Page 11 - Many feminist artists ... criticised the emphasis on personal experience as narrowly individualistic and lacking an account of the unconscious.
... young women [artists] in the 1990s discovered a refreshing spirit of political radicalism, a visceral pleasure in images and materials, and a direct articulation of subjective experience.
page 12 - Others, from Eva Hesse to Ana Mendieta and Susan Hiller, seek less to express overt political concerns than to articulate the experience of living in a particular body - coded as female - in a specific time and place.
Rachel Whiteread's sculpture addresses issues of private, domestic and public space, forgotten and negative space, which have been important feminist concerns. Her work evidences an implicit debt to feminism.
page 18 - Peggy Phelan - Survey
I prefer a bold, if broad, definition: feminism is the conviction that gender has been, and continues to be, a fundamental category for the organization of culture. Moreover, the pattern of that organizaion usually favours men over women.
Is feminist a meaningful conceptual or aesthetic category when applied to artworks that range from Rona Pondick's needlepoint to Helen Chadwick's Piss Flowers (1991-92)? .... From work whose emotional range encompasses the gravity of vocalist Diamanda Galas' Plague Mass (1991) to the witty insouciance of Nicole Eisenmans's painting Betty Gets It (1992)?
Is feminism a useful descriptive term for art that employs radically different modes of address, aspiration and genre? ... these persistent questions remind us that rationality gives us ways to make categories while art gives us ways to resist them.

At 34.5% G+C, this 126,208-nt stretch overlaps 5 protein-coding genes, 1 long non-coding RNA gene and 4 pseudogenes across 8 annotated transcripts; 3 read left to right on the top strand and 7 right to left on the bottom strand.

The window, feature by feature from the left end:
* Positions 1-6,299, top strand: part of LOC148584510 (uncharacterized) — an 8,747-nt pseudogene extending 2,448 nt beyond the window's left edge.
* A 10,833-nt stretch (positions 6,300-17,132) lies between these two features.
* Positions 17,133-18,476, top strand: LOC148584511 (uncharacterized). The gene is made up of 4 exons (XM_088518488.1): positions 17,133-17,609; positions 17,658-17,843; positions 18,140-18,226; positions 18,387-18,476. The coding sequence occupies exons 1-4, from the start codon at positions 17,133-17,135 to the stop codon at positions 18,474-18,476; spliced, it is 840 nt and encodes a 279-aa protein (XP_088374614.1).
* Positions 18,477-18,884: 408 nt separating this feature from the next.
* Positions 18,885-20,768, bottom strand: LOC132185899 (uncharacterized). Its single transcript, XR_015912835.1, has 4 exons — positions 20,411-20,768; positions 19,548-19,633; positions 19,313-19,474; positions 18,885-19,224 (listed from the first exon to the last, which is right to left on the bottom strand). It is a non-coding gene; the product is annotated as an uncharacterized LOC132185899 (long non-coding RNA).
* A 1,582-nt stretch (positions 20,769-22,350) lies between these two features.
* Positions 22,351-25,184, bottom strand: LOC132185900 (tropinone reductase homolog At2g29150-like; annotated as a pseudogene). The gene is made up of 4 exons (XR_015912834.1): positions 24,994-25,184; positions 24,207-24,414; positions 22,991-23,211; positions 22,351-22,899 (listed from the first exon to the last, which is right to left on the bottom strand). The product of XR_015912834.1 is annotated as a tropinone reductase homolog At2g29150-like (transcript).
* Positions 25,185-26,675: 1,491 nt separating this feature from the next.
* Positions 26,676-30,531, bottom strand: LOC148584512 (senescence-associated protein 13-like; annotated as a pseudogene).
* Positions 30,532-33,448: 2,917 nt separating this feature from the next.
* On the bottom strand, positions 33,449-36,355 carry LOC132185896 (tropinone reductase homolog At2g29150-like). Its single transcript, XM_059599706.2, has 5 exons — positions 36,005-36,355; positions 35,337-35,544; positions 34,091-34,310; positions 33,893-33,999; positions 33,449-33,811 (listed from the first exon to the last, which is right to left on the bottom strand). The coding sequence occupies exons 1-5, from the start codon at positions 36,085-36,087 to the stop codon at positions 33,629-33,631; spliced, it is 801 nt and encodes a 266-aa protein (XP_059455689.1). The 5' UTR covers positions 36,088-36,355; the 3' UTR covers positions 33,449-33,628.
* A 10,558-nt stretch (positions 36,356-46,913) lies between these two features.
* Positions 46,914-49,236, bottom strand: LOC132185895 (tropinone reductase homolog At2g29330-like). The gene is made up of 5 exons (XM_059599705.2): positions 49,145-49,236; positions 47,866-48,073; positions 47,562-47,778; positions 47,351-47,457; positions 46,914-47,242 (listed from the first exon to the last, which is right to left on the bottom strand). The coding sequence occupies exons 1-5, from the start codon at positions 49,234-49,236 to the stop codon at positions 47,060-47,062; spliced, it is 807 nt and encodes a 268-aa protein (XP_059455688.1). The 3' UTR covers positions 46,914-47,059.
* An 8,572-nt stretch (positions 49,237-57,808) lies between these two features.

Page 20 – Following [J L] Austin, art can be understood as a specific kind of action and feminism a specific form of language. The promise of feminist art is the performative creation of new realities. Successful feminist art beckons us towards possibilities in thought and in practice still to be created, still to be lived.
Page 35 – quoting from Linda Nochlin essay ‘Why have there been no great women artists?’ [originally Art News, 69:9 (Jan 1971)]
The fault lies not in our stars, our hormones, our menstrual cycles or our empty internal spaces, but in our institutions and our educations – education understood to include everything that happens to us from the moment we enter, head first, into this world of meaningful symbols, signs and signals.
Page 43 – While feminist theorists in the 1980s were especially interested in the psychoanalytic work of Freud and Lacan, in the 1990s the work of Melanie Klein began to be reinvestigated by feminist art historians. Mignon Nixon, for example, offered a provocative reading of Janine Antoni, Louise Bourgeois and Eva Hesse, which employed Klein’s ideas about the oral drive and transitional objects. Nixon’s essay suggests a generative way to move beyond the analysis of the gaze, while retaining the crucial role of the unconscious in the creation and interpretation of art. [referring to Nixon ‘The gnaw and the lick: orality in recent feminist art’ October 1996]